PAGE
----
Eureka, today the story how I came up with the name Eureka in the first place. It all started with a beer. I really like Anchor’s Steam beer and looked for a clone recipe. I found one and went for it. The special thing in this recipe is the yeast. Wyeast’s 2112 California Lager yeast can ferment at top fermenting temperatures but what you get is a flavor profile of a Lager yeast. Some call them hybrid yeasts. This is pretty comfortable for me since I had no opportunity back then to ferment at lower temperatures during the summer for Lager brewing. Now I have a refrigerator for such purposes but never used it as a fermentation chamber. I use it as a kegerator… And I haven’t done a real bottom fermenting beer ever because I am not that in to this kind of beers anyway. I have to mention that I brewed a Pilsner beer before, but the fermentation temperature was way to high for that. But I planned my first bottom fermenting brew for 2012. I will brew a batch of Munich Lager beer and let it ferment with Wyeast’s PC-2487 Hella Bock. Lets get back to the recipe.
After the beer was done came the search for a name. I did a lot of thinking and searching and finally stumbled upon California’s motto: “Eureka”. And thats how the name Eureka came into my existence. The reason why I chose this word for my homebrewery is a different one. Some might know the legend that is connected to Archimedes. And since I am becoming a scientist, the word Eureka is something every scientist is looking forward to. I guess I should run through my city naked as soon as I have made an important discovery…
|Numbers:||Volume [L]||20 (5.3 gal)|
|Color||Around 44 EBC|
|Grains:||Pale Malt (6.5 EBC)||4.2 kg|
|Crystal (120 EBC)||0.4 kg|
|Hops:||Northern Brewer (10% AA)||20 g and boil for 90 min|
|Northern Brewer (10% AA)||11.2 g and boil for 15 min|
|Northern Brewer (10% AA)||11.2 g and boil for 0 min|
|Yeast:||#2112 California Lager|
|Water:||Burgdorf||Mash: 23 L (6.1 gal), sparge: 14 L (3.7 gal) @78°C (172°F)|
|Rest:||Mash in @66°C (151°F), 60 min @ 72°C (162°F), 10 min @ 78°C (172°F)|
|Boil:||Total 90 min|
|Fermentation:||Primary||12 days @ 20°C (68°F) in a plastic bucket|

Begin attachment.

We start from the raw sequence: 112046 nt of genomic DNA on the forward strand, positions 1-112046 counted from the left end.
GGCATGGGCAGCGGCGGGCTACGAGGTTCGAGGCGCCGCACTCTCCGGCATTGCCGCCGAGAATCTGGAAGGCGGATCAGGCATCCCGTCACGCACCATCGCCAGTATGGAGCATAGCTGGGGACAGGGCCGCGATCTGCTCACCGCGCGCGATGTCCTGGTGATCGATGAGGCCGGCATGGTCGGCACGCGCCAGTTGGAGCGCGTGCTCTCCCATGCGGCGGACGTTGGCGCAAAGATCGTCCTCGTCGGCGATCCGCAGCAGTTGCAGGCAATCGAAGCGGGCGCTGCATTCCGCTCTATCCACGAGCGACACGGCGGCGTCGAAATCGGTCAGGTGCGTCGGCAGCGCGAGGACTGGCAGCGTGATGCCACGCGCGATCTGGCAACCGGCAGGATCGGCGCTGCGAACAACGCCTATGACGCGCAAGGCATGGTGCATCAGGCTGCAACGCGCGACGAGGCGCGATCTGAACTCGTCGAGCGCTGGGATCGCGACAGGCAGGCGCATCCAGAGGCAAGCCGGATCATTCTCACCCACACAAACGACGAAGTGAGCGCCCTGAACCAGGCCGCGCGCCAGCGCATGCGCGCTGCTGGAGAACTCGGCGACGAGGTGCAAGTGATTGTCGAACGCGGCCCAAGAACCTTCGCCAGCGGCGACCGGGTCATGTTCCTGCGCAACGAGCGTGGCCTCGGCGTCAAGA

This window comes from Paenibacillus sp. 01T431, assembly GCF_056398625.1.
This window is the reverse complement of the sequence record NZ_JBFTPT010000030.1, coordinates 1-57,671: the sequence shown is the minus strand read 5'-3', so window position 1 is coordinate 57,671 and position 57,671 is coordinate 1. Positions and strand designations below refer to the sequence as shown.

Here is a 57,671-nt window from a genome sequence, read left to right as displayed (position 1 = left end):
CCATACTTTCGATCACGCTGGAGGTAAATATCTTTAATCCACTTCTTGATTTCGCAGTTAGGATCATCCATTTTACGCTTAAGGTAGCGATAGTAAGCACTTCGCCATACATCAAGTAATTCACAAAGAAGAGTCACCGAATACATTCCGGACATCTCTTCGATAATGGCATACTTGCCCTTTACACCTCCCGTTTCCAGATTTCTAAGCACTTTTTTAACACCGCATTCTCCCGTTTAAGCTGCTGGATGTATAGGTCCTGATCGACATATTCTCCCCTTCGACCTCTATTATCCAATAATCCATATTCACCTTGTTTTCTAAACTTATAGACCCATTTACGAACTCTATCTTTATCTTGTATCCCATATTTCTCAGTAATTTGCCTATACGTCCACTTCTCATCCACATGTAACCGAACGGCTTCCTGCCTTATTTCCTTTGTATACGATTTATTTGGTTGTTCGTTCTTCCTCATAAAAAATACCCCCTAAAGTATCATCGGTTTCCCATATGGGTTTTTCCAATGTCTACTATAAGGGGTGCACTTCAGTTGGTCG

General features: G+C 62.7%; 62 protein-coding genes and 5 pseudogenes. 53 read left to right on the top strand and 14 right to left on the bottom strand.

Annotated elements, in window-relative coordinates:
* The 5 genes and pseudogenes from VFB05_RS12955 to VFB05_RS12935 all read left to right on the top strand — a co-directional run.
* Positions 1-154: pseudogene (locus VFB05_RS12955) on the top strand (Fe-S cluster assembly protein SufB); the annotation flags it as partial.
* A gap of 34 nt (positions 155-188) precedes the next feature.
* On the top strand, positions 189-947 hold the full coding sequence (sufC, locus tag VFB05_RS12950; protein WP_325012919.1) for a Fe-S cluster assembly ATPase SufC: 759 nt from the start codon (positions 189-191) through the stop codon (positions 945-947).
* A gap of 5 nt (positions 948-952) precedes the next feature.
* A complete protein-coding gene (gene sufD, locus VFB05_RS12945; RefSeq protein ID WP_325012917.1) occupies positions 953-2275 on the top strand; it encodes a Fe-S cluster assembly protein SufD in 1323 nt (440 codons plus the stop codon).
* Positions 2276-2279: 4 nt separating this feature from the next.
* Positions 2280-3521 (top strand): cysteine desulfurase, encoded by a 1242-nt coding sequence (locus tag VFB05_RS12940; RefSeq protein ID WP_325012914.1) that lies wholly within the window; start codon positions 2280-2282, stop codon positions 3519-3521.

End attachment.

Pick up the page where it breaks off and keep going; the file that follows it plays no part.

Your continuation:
|Maturation:||Carbonation (CO2 vol)||Added 2 L of wort to beer for carbonation|
|Maturation time||3 weeks|
08/14/2010: Brew day. I brewed this batch together with a bunch of friends and had no time taking any pictures and the notes I did are very limited as well. But we basically followed the recipe and pitched the yeast after the brewing was done. 2 liters of wort were bottled before pitching the yeast for the later carbonation process. The beer was bottled after 12 days of fermentation with the 2 L of wort. The bottles went into the refrigerator after three weeks of maturation and conditioning.
10/10/2010: Time for a tasting.
Aroma: Sweet and malty aroma. Some honey and hoppy notes.
Appearance: Clear, 1 finger white head, some carbonation visible, nice orange-brown-amber color.
Flavor: Malty, some bitterness detectable, light sweetness, caramel notes.
Mouthfeel: Medium body, average carbonation, medium lasting malty and sweet aftertaste. Just a hint of bitterness in the aftertaste.
Overall Impression: This beer is like an easy drinkable Munich Lager beer. There is a malty richness in the beer that makes it very easy enjoyable. I really like this California Lager yeast. This yeast gives the beer no additional character and you just get the aromas and flavors you expect from the malts and hops. Give this yeast a try if you can.
Aroma: The aroma of both beers was quite similar. The taste of the Eureka was a bit fresher and more intense compared to the Anchor beer.
Appearance: Eureka was a bit darker than the Anchor Steam.
Flavor: Anchor Steam was well balanced, the Eureka had a more sweetness pronounced character.
Mouthfeel: More of less the same. There was some bitterness detectable in the Anchor Steam’s aftertaste.
Overall Impression: The two beer were quite similar. The Steam beer was better balanced but had a bitter aftertaste. My favorite of the two is the Eureka because it is somewhat more malty and less bitter than the Anchor’s Steam beer. I kind of expected this to happen because I tweaked the recipe a bit to improve the malt character. To get a beer that is even more similar to the Anchor’s Steam beer would be to decrease the maltyness of the recipe by lowering the amount of Crystal malt. By the way, my tasting companions preferred the Eureka as well.
Well, that was a fun batch. And all in all a really excellent brew. I already planned to brew a second batch in 2012. The recipe will be exactly the same, no changes necessary in my opinion.